Improve Rural Moroccan Schools: Sami's Project

by High Atlas Foundation
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Improve Rural Moroccan Schools: Sami's Project
Improve Rural Moroccan Schools: Sami's Project
Improve Rural Moroccan Schools: Sami's Project

On the 9th of December, 2022, I visited the High Atlas Foundation (HAF). It was my first visit to the Foundation. I have never forgotten that day.

Before I went to the Foundation, I was all the time thinking about the building, the people who are working there. All the time I wondered about it even though I had some information through the HAF’s website. But I had a strong feeling that I had to pay a visit to HAF because of its noble and human objectives realised by the staff and president, Dr. Ben-Meir, based on sustainable development in Morocco. Its work rests upon the participatory approach, which sees local people participate in their communities’ needed development projects.

 I have first known about HAF on the 16th January, 2017, during the annual celebration of tree planting that took place at a high school where I was working at the time. That was the first time I met Dr. Ben-Meir, and though we have kept in touch, I have never visited the Foundation because of my work.  I followed all the High Atlas Foundation’s activities because I believe in HAF’s sustainable development objectives and projects. For all these reasons, I have been curious to visit the Foundation and I finally did last December.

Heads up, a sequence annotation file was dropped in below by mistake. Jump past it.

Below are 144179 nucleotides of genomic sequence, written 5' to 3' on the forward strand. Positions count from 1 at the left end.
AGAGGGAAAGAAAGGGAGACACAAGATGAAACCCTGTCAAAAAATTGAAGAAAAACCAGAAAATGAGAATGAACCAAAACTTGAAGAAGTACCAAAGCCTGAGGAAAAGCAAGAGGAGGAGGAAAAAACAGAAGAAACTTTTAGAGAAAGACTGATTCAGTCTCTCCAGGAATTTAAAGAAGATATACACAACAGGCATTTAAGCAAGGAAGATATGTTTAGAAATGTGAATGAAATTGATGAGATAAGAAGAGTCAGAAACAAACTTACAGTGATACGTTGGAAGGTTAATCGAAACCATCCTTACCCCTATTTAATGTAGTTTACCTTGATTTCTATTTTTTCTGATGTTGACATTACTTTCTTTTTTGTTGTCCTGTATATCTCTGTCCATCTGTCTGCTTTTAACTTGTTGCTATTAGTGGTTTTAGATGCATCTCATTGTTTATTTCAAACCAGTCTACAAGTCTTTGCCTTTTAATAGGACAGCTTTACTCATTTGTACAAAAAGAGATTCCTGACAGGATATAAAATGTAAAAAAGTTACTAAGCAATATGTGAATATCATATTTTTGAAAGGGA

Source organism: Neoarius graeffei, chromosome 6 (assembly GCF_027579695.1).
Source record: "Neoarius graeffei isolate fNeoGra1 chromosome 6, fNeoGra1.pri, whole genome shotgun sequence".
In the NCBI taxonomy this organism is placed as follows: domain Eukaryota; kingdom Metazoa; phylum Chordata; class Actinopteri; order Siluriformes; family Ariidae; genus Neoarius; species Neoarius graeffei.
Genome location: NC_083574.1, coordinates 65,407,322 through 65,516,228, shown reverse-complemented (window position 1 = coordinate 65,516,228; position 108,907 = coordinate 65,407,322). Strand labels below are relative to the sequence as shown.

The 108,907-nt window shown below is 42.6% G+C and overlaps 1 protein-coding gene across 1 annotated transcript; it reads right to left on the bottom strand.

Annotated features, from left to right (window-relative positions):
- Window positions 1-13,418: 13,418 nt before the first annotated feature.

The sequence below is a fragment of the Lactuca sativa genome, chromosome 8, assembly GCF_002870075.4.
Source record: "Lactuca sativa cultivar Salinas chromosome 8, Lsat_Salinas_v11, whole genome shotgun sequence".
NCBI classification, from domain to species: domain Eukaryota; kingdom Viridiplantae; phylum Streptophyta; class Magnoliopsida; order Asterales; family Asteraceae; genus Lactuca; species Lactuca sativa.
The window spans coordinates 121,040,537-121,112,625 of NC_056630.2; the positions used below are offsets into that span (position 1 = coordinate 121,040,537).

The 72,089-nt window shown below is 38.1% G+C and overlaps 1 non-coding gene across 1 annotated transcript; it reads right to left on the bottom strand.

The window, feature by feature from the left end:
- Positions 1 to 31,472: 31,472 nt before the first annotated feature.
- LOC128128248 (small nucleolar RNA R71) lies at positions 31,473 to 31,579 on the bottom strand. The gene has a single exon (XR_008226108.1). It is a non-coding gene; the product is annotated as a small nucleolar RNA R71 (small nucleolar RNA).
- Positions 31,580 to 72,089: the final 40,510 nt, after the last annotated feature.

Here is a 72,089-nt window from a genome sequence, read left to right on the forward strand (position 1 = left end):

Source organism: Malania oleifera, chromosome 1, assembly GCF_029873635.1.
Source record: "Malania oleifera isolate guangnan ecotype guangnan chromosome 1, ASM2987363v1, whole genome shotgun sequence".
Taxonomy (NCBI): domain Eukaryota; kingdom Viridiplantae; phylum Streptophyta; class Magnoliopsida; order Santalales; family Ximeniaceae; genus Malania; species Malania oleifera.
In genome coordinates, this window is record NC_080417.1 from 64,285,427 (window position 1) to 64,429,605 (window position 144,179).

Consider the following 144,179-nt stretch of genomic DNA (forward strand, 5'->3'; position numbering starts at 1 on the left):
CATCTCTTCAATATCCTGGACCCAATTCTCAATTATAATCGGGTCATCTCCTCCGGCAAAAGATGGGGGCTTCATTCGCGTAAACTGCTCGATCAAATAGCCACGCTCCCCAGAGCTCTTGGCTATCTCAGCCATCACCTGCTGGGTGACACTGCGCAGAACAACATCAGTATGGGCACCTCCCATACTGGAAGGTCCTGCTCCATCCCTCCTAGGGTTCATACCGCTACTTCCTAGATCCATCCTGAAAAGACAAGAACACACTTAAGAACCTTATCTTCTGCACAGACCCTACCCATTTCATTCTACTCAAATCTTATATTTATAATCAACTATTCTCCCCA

I phoned Dr. Ben-Meir to inform him about my arrival to the city and to agree about the time of my visit to the Foundation. We agreed that I would come to the Foundation at 1pm. I was first received warmly by Dr. Ben-Meir. He presented every member of the Foundation to me.